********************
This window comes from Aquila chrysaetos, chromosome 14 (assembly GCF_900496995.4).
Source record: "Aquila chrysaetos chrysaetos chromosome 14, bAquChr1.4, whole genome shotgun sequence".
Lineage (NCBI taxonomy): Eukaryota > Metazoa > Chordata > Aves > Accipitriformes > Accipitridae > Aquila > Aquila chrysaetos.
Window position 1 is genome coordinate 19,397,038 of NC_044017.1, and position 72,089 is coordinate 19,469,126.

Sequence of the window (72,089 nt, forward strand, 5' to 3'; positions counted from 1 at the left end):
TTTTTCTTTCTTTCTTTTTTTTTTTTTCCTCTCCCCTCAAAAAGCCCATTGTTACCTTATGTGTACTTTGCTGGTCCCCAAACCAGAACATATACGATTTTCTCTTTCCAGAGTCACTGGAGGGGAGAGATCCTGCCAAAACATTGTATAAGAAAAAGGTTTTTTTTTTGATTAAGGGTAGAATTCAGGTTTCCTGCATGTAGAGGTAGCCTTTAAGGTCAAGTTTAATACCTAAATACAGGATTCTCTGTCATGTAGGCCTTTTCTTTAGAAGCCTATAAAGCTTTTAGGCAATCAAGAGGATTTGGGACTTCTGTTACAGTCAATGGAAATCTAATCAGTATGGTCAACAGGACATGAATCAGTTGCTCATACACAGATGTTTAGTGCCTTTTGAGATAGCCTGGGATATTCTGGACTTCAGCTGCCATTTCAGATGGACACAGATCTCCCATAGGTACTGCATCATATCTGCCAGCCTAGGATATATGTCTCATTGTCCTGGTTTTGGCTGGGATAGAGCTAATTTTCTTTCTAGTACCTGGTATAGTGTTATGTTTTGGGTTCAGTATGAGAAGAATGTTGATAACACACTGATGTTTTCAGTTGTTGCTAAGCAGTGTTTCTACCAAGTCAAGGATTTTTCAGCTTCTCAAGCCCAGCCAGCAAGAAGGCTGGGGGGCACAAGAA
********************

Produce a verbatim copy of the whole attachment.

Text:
This window comes from Aquila chrysaetos, chromosome 14 (assembly GCF_900496995.4).
Source record: "Aquila chrysaetos chrysaetos chromosome 14, bAquChr1.4, whole genome shotgun sequence".
Lineage (NCBI taxonomy): Eukaryota > Metazoa > Chordata > Aves > Accipitriformes > Accipitridae > Aquila > Aquila chrysaetos.
Window position 1 is genome coordinate 19,397,038 of NC_044017.1, and position 72,089 is coordinate 19,469,126.

Sequence of the window (72,089 nt, forward strand, 5' to 3'; positions counted from 1 at the left end):
TTTTTCTTTCTTTCTTTTTTTTTTTTTCCTCTCCCCTCAAAAAGCCCATTGTTACCTTATGTGTACTTTGCTGGTCCCCAAACCAGAACATATACGATTTTCTCTTTCCAGAGTCACTGGAGGGGAGAGATCCTGCCAAAACATTGTATAAGAAAAAGGTTTTTTTTTTGATTAAGGGTAGAATTCAGGTTTCCTGCATGTAGAGGTAGCCTTTAAGGTCAAGTTTAATACCTAAATACAGGATTCTCTGTCATGTAGGCCTTTTCTTTAGAAGCCTATAAAGCTTTTAGGCAATCAAGAGGATTTGGGACTTCTGTTACAGTCAATGGAAATCTAATCAGTATGGTCAACAGGACATGAATCAGTTGCTCATACACAGATGTTTAGTGCCTTTTGAGATAGCCTGGGATATTCTGGACTTCAGCTGCCATTTCAGATGGACACAGATCTCCCATAGGTACTGCATCATATCTGCCAGCCTAGGATATATGTCTCATTGTCCTGGTTTTGGCTGGGATAGAGCTAATTTTCTTTCTAGTACCTGGTATAGTGTTATGTTTTGGGTTCAGTATGAGAAGAATGTTGATAACACACTGATGTTTTCAGTTGTTGCTAAGCAGTGTTTCTACCAAGTCAAGGATTTTTCAGCTTCTCAAGCCCAGCCAGCAAGAAGGCTGGGGGGCACAAGAA